Sometime back there was a scathing article on the functioning of the Pune’s R.T.O. (Regional Transport Office) in the Citizen magazine. I too had written a letter commenting on the malfunctioning of the R.T.O.
Today, the common man identifies bureaucracy with inefficiency and delay. Hence my expectations were no different when I went to apply for a temporary driving licence, but I was in for a wonderful and pleasant surprise.
When I arrived at the scene of action, armed with all the certificates and documents, I soon found myself ‘face-to-face’ with the inevitable tout who began harassing me.I softly but firmly refused to deal with him. Instead I headed towards the temporary Learner’s Licence office. There I was instructed to first have a look at an exhibition organized on the premises. I soon found the place and I tell you, it was just great fun. Fun? Yes fun, for there were all sorts of hilarious cartoons parodying the traffic scenes. They also, though in a very subtle manner, infused some traffic sense into me.
In fact the hall was all abuzz with laughter and excitement. Next the ‘Officer-in-charge’ handed me a printed leaflet. On skimming through it, I learnt some useful things. For instance I found out that it is a legal offense if a rickshaw driver refused to take his customer to a certain place. This however is a common feature in our city. Surprised, aren’t you? Well, so was I. There was also an element of humor. We had statements like – ‘Safety’on road is ‘Safe tea’ at home. Then there was one in Marathi, ‘Palale naheet vahatukeche niyam, tar nakki bhetel Mr. Yam.’ (Roughly translated it means that if you were to disregard traffic rules, then you are certain to meet Lord Yamaraj – the God of Death in the Indian mythology).
Next we formed a queue in front of the office and were soon allowed inside a room where arrangements were made for us to sit and relax while we waited for our turn. Saying ‘kudos’ to the authorities for their thoughtfulness cannot be avoided.
There were big boards and banners in Marathi as well as in English, which acquainted all to the road signs and the traffic rules & regulations. I felt happy to note the noble intentions of the authorities in trying to prevent accidents.
Each and every applicant was questioned about the traffic rules and those who did not seem to be well versed with the information were sent back to the familiarize themselves with the traffic rules. Finally it was my turn and much to my disappointment, I found out that I had forgotten to bring along my ‘Original’ Ration Card and ‘SSC’ Certificate – mandatory documents as per the procedure. I was so disappointed when I explained my predicament to the ‘Officer’. He was kind enough to allow me to go home and fetch the documents. In the meantime he kept my work aside and took it up promptly again on my return.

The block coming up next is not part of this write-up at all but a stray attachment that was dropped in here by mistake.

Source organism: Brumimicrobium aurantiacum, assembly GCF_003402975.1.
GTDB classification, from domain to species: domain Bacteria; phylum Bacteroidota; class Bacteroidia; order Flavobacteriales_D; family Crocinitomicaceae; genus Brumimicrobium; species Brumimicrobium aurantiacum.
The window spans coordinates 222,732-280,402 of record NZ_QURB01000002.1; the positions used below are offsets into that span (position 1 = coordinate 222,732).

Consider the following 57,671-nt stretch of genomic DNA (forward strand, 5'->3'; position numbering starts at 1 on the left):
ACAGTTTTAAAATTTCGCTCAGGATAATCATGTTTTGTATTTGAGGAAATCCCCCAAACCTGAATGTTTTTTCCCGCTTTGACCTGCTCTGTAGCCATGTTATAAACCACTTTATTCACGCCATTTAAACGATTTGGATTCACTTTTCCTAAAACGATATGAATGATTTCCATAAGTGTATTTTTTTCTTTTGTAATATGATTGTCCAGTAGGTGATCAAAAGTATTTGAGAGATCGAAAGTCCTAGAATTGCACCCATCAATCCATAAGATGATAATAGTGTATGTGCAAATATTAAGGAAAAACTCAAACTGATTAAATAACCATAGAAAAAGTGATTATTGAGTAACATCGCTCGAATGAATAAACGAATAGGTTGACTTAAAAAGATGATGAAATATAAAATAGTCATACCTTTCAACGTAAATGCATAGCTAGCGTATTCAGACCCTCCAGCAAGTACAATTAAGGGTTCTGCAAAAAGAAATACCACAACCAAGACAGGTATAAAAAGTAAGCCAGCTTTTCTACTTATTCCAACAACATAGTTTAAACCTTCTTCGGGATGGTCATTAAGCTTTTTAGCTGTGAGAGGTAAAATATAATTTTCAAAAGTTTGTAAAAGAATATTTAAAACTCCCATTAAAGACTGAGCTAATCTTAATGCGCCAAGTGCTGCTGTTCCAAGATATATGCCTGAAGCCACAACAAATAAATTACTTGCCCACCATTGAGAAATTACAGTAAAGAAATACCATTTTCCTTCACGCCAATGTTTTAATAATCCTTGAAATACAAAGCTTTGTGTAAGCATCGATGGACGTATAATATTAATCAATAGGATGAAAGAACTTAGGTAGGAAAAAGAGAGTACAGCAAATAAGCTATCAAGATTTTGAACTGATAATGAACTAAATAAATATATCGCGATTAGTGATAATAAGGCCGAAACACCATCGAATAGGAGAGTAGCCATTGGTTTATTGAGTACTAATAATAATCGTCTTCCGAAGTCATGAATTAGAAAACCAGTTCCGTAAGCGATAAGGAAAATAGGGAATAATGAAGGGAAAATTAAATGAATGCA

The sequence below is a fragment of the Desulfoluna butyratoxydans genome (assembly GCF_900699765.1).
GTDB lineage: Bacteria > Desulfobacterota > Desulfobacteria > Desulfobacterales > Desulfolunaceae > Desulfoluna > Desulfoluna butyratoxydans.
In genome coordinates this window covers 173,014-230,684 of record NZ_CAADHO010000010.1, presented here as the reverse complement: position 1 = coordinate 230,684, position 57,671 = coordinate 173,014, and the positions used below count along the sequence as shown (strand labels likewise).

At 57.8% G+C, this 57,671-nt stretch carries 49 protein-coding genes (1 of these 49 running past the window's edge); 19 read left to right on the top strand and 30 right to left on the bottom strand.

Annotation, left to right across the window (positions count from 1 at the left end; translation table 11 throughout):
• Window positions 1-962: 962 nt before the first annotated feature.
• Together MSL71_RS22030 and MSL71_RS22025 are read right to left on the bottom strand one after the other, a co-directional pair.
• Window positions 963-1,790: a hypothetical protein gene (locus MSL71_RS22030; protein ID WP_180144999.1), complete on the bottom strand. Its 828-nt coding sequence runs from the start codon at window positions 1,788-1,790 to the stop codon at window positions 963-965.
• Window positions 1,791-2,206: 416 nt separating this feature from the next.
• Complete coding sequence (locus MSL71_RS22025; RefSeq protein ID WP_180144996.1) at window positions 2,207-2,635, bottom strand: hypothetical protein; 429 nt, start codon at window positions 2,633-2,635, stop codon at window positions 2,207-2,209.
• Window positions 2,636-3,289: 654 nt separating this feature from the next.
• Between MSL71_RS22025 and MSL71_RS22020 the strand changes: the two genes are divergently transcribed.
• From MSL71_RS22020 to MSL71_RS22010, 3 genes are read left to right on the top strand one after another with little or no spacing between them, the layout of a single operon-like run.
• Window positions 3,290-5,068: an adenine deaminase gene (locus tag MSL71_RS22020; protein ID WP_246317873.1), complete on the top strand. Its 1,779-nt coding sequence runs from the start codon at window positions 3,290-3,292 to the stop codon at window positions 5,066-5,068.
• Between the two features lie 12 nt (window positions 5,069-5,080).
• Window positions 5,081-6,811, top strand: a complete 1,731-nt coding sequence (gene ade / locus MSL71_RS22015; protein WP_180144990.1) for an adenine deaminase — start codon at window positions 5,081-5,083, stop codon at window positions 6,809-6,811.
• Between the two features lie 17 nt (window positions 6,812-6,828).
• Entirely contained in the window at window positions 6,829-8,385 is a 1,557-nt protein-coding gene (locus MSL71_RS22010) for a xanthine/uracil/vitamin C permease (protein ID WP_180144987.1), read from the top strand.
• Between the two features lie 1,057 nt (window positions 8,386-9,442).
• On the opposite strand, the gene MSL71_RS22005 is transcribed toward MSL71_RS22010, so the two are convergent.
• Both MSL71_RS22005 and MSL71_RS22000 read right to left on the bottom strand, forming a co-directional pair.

I then paid Rs. 15 /- as fees, filled out my licence, and affixed my photograph. It was checked and duly stamped by the ‘Officer’. And lo behold !, my driving licence was ready.
I was a bit dazed as were the others around me. I heard a girl ask in surprising tone, “Is that all? What do I have to do next?” To this the ‘Officer’ smiled and replied, “Drive the vehicle carefully.” We all shared a hearty laugh and came out.
While returning, I met the same tout who looked at me in anticipation. Gleefully, I waved my new possession enjoying the disgruntled look on his face. It was perhaps childish, but I was delighted to snub him down.
Now my dear friends, I don’t know what the R.T.O. of yesteryear was like, but the present day R.T.O., I confess, won my approval and admiration. What had seemed to be a tedious task just 24 hours back was accomplished with such ease.
I have observed that the local R.T.O. is often criticized and viewed unfavorably by the common Puneite. All the hue and cry we constantly raise about the corruption there has brought it infamy and notoriety.
However I still feel that ultimately the onus of the blame lies with us, for it is we, who by giving in to the whims and fancies of the agents, encourage corrupt practices. If all of us unite and decide to put an end to the malpractices and insist on getting our work done through the proper channel, I do not see any reason for the continuation of corrupt practices.
It is never too late. Wake up to the facts and adopt the right way. Don’t go in for any shortcuts and give the R.T.O. a ‘fair trial’ to prove itself.
I have, for once, promised myself that when I go to the R.T.O. the next time to get my permanent Driving Licence, I will approach them with a positive attitude. In my concluding remarks, I would like to say, ‘Thanks to all agents and touts, but no thanks. I am capable of handling the matter myself!’
The article appeared in ‘Have Your Say’ column in the supplement of a local newspaper ‘Indian Express’ in Pune, India on June 10 1995.
I can’t help but smile on the sheer youthful exuberance that I felt on obtaining a temporary Driving Licence. Of course one must not forget that this was a very different era, a time before ‘globalization’ had fully arrived on the scene to drive up our expectations as a consumer who could ‘demand’ good and convenient service even from the Government bodies and a time before one was also armed with the ‘RTI’ tool to prevent corrupt practices and demand accountability.